Switch to Accessible Site
TransformationStarts With You
Woman Being Free

The Art of Not Being Offended


The Art of Not Being Offended
 
 
There is an ancient and well-kept secret to happiness which the Great Ones
have known for centuries. They rarely talk about it, but they use it all the time, and
it is fundamental to good mental health. This secret is called The Fine Art of Not
Being Offended. In order to truly be a master of this art, one must be able to see
that every statement, action and reaction of another human being is the sum result
of their total life experience to date. In other words, the majority of people in our
world say and do what they do from their own set of fears, conclusions, defenses
and attempts to survive. Most of it, even when aimed directly at us, has nothing to
do with us. Usually, it has more to do with all the other times, and in particular the
first few times, that this person experienced a similar situation, usually when they
were young. Yes, this is psychodynamic. But let’s face it, we live in a world where
psychodynamics are what make the world go around. An individual who wishes to
live successfully in the world as a spiritual person really needs to understand that
psychology is as spiritual as prayer. In fact, the word psychology literally means the
study of the soul.
 
All of that said, almost nothing is personal. Even with our closest loved ones,
our beloved partners, our children and our friends. We are all swimming in the
projections and filters of each other’s life experiences and often we are just the
stand-ins, the chess pieces of life to which our loved ones have their own built-in
reactions. This is not to dehumanize life or take away the intimacy from our
relationships, but mainly for us to know that almost every time we get offended,
we are actually just in a misunderstanding. A true embodiment of this idea actually
allows for more intimacy and less suffering throughout all of our relationships.
When we know that we are just the one who happens to be standing in the
right place at the right psychodynamic time for someone to say or do what they
are doing—we don’t have to take life personally. If it weren’t us, it would likely
be someone else. This frees us to be a little more detached from the reactions of
people around us. How often do we react to a statement of another by being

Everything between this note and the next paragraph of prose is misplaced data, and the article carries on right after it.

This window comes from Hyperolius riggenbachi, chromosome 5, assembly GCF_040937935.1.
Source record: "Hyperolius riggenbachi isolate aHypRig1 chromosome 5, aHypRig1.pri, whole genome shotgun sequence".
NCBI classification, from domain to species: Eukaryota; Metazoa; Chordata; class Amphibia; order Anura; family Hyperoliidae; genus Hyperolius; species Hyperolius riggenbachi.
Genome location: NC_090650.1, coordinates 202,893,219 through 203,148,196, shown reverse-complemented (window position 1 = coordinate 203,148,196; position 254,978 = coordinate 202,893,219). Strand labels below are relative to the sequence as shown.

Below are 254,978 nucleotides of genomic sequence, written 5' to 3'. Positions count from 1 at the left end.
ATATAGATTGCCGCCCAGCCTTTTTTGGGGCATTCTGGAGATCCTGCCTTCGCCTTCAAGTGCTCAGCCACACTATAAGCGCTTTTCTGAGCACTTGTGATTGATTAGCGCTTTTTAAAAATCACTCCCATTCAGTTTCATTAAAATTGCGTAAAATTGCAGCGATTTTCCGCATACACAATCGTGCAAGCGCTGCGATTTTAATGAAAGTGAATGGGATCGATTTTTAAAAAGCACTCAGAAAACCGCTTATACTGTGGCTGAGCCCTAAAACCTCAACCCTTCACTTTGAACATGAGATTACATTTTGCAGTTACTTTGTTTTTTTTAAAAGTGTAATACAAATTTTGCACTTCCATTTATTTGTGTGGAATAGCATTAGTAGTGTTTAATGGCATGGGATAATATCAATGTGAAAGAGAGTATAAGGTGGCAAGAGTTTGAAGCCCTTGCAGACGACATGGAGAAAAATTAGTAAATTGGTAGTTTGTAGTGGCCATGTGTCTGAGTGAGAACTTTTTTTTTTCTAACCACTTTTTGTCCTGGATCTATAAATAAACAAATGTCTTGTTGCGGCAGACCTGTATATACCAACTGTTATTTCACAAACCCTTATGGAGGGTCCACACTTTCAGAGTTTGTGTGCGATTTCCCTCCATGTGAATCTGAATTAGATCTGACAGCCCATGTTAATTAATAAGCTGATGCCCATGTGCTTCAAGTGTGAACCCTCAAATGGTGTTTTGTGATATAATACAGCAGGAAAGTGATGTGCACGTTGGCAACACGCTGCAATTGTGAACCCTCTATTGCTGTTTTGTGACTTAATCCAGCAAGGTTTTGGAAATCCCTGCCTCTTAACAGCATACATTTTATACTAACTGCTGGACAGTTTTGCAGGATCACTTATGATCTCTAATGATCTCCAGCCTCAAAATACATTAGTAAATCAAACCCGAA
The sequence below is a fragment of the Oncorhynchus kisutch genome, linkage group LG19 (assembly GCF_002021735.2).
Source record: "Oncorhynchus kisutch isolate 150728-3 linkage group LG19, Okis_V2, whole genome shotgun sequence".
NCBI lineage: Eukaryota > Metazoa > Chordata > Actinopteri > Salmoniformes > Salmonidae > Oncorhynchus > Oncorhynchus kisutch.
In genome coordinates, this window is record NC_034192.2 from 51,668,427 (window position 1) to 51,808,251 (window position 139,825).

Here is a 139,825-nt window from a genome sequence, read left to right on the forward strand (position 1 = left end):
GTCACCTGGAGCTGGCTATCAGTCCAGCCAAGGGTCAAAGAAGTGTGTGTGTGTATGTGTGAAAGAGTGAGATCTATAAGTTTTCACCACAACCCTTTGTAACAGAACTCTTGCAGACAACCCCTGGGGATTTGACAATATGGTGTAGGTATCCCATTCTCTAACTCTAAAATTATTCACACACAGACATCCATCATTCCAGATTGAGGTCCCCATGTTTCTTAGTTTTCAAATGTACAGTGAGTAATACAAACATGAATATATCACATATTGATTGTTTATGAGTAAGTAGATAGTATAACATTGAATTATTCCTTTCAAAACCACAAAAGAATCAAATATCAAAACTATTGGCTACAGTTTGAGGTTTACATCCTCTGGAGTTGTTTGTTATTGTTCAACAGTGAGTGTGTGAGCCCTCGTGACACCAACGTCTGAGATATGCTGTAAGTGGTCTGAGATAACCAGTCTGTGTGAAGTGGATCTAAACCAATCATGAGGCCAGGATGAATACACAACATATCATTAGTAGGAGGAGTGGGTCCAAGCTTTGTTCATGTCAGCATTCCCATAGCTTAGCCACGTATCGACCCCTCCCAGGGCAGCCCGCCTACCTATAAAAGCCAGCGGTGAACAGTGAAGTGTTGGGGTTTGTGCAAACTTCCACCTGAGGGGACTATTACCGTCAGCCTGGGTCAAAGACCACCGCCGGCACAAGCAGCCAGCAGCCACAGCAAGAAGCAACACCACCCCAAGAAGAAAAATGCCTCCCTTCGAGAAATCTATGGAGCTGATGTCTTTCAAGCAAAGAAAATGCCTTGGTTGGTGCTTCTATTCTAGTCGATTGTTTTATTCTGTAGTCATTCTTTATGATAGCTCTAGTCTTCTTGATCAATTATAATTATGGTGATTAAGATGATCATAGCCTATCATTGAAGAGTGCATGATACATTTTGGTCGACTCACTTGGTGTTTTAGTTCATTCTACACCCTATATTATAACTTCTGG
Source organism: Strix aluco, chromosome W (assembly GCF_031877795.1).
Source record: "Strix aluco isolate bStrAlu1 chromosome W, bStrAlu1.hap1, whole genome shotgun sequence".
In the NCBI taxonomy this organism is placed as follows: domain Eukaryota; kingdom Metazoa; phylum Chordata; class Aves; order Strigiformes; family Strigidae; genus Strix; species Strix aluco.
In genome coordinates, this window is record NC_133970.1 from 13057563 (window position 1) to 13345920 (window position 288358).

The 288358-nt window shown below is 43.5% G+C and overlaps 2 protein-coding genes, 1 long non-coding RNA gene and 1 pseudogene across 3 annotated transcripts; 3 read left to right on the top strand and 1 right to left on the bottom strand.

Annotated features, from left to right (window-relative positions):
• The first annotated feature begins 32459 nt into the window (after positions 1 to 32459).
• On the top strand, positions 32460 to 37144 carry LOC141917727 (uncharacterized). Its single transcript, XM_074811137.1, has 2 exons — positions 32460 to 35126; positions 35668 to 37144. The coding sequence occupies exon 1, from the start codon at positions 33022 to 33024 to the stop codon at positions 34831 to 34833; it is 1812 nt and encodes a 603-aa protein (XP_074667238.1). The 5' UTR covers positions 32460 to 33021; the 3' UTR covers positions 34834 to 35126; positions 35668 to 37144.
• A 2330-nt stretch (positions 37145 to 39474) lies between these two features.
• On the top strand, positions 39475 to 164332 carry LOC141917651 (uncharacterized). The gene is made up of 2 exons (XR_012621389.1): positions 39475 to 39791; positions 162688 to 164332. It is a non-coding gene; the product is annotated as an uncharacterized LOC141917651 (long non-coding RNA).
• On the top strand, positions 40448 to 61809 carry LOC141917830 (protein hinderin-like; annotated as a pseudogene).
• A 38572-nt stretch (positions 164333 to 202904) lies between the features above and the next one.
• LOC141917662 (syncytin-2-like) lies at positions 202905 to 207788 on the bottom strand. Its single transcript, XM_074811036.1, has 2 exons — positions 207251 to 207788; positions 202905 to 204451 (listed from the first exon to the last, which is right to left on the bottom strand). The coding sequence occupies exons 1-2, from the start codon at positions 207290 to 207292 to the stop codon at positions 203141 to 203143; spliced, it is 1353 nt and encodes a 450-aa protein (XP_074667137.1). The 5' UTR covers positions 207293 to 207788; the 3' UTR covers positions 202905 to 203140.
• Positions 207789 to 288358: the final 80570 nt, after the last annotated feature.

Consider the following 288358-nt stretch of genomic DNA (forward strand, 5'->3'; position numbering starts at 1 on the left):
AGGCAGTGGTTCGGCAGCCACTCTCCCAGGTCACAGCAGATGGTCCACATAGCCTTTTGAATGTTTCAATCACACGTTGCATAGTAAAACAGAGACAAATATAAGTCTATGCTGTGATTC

offended rather than seeing that the other might actually be hurting? In fact, every
time we get offended, it is actually an opportunity to extend kindness to one who
may be suffering—even if they themselves do not appear that way on the surface.
All anger, all acting out, all harshness, all criticism, is in truth a form of suffering.
When we provide no Velcro for it to stick, something changes in the world. We do
not even have to say a thing. In fact, it is usually better not to say a thing. People
who are suffering on the inside, but not showing it on the outside, are usually not
keen on someone pointing out to them that they are suffering. We do not have to
be our loved one’s therapist. We need only understand the situation and move on.
In the least, we ourselves experience less suffering and at best, we have a chance
to make the world a better place. (c) Shemsi Prinzivalli 2014 Please do not reprint this article without the express permission of Dr. Shemsi Prinzivalli - shems.prinzivalli@gmail.com Individual copies may be printed for personal use only
This is also not to be confused with allowing ourselves to be hurt, neglected
or taken advantage of. True compassion does not allow harm to ourselves either.
But when we know that nothing is personal, a magical thing happens. Many of
the seeming abusers of the world start to leave our lives. Once we are conscious,
so-called abuse can only happen if we believe what the other is saying. When
we know nothing is personal, we also do not end up feeling abused. We can say,
“Thank you for sharing,” and move on. We are not hooked by what another does
or says, since we know it is not about us. When we know that our inherent worth
is not determined by what another says, does or believes, we can take the world a
little less seriously. And if necessary, we can just walk away without creating more
misery for ourselves or having to convince the other person that we are good and
worthy people.
 
The great challenge of our world is to live a life of contentment regardless of
what other people do, say, think or believe. The fine art of not being offended is
one of the many skills for being a practical mystic. Though it may take a lifetime
of practice, it is truly one of the best kept secrets for living a happy life.

              © Shemsi Prinzivalli  www.shemsprinzivalli.com
                             shems.prinzivalli@gmail.com